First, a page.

Background: Given the paucity of neurologists in Sub-Saharan Africa (SSA), task-shifting post-stroke care to nurses could be a viable avenue for enhancing post-stroke outcomes. This pilot study assessed the feasibility and short-term impact of a nurse-led intervention to manage blood pressure (BP) control in recent stroke survivors in Nigeria.
Methods: A randomized pilot trial allocated patients within one month of an index stroke from two participating hospitals in Nigeria to either nurse-led group clinic or standard care for 14days. Key study endpoints were successful execution of the protocol, subject retention, and short-term BP effects.
Results: There were no significant differences between the intervention (n=17) and control (n=18) groups at baseline. At the post-intervention clinic, patient retention rate was 100%. In the intervention group, both the systolic and diastolic BPs measured at home were lower than the clinic BPs post-intervention (127±12.88/78.13±19.26mmHg versus 137.50±23.05/84.06±9.67mmHg; p=0.05). However, there was no significant change in clinic blood pressure (BP) recordings in both the intervention and control groups.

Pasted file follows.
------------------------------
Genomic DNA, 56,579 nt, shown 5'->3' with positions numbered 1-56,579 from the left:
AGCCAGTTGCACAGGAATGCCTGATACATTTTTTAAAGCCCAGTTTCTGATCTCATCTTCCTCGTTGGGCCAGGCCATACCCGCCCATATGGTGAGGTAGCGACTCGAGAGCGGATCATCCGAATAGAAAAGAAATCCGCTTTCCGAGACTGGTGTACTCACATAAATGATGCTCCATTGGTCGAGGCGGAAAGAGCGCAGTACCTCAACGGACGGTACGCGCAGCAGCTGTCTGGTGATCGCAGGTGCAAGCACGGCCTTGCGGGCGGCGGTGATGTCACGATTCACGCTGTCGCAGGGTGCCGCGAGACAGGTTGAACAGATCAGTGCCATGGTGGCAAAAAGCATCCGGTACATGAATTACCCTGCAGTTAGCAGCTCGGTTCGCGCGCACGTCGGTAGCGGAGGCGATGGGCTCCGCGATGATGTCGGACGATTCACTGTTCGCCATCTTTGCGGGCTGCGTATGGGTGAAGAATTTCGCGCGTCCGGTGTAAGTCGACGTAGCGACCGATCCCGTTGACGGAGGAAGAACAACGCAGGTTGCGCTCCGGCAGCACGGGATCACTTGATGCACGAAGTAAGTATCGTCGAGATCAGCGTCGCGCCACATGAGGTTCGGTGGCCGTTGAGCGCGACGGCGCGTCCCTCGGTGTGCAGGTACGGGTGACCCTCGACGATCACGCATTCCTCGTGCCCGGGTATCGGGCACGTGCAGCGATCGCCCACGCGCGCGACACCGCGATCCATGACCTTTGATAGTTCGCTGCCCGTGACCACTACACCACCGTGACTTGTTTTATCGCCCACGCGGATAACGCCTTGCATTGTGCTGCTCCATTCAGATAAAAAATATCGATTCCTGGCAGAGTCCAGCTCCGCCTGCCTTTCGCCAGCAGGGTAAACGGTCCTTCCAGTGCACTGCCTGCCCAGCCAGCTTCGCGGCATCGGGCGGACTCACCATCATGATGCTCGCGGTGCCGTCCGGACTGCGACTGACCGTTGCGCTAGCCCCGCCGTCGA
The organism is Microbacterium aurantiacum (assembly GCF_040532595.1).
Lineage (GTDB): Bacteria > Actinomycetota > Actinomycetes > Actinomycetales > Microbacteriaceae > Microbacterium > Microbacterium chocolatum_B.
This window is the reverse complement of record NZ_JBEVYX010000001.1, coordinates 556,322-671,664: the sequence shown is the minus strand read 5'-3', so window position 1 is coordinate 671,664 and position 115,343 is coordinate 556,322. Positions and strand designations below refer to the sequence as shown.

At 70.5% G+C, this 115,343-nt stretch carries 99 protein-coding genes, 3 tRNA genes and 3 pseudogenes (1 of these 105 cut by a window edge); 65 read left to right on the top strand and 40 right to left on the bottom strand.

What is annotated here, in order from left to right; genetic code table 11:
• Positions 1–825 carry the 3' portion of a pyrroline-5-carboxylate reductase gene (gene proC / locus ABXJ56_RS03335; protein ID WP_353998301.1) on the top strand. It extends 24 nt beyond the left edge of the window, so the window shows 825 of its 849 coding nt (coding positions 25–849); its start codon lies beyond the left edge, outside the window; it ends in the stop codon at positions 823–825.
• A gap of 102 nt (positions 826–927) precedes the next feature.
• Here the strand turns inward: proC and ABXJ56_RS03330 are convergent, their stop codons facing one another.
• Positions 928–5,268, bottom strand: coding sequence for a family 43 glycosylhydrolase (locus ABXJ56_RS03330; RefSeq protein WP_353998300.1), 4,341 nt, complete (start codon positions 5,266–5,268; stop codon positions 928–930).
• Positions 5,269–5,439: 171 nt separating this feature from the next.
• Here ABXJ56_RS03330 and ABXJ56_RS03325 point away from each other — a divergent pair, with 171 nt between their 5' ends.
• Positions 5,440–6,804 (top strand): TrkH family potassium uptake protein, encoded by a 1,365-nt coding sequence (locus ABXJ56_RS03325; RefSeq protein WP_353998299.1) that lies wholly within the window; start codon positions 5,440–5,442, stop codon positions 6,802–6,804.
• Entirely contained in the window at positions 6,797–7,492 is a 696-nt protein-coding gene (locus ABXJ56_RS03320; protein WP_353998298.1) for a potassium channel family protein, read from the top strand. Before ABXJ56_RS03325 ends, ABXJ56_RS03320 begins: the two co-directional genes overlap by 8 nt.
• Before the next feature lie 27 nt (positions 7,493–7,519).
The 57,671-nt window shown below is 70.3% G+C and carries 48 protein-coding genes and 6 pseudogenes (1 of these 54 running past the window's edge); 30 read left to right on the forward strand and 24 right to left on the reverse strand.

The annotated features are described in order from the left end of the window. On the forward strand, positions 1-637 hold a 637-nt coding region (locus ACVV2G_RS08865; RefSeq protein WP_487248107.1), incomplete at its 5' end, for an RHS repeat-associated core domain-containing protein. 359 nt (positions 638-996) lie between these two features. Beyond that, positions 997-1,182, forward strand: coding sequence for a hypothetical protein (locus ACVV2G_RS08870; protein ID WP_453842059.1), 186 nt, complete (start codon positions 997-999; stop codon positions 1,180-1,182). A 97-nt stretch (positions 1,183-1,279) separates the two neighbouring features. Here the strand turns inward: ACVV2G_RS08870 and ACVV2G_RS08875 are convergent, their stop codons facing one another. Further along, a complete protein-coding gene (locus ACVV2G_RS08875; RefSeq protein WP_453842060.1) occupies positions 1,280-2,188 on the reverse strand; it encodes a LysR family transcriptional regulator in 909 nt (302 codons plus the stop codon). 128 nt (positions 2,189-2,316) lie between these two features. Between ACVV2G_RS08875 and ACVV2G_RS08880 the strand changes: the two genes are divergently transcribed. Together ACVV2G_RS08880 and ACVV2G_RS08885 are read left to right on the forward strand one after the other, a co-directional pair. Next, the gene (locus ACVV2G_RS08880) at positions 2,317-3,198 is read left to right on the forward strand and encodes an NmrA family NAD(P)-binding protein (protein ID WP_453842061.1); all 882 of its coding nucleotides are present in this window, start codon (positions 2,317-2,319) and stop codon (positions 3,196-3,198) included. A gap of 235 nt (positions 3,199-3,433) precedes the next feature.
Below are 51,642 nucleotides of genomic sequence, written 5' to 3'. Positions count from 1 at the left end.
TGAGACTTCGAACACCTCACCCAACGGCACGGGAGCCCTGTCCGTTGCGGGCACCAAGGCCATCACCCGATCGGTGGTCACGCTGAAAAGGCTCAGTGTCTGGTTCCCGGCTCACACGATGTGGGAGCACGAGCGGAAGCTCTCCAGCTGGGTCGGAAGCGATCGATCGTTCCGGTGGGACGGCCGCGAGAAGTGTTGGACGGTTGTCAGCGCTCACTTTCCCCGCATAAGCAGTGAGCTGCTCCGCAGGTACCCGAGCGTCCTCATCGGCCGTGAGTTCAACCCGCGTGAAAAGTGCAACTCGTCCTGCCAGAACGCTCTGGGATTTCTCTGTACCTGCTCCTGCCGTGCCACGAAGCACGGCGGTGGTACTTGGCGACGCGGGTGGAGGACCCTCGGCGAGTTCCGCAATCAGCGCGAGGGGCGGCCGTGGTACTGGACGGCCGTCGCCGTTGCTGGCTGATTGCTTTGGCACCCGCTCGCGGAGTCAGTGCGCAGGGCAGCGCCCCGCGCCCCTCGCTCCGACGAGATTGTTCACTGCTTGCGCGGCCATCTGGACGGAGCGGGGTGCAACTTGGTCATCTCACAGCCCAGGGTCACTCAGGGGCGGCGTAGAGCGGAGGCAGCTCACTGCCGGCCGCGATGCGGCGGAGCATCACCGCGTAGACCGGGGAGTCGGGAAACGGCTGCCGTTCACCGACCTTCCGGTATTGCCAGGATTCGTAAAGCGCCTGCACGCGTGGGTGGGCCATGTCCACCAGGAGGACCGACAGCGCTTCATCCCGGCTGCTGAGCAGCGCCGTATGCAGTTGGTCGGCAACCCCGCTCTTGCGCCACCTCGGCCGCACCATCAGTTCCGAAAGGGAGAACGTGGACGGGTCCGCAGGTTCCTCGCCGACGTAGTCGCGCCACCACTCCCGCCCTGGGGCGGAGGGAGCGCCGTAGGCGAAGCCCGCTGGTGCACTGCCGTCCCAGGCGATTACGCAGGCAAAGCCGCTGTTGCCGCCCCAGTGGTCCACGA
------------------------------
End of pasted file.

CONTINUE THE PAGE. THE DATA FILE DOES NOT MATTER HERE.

Conclusion: It is possible to initiate a nurse-led group clinic intervention to address BP management among stroke survivors in SSA with good early retention of participants. A larger and longer-term trial is being planned.
Keywords: Blood pressure; Nurse-led group clinic; Stroke; Sub-Saharan Africa; Task shifting.
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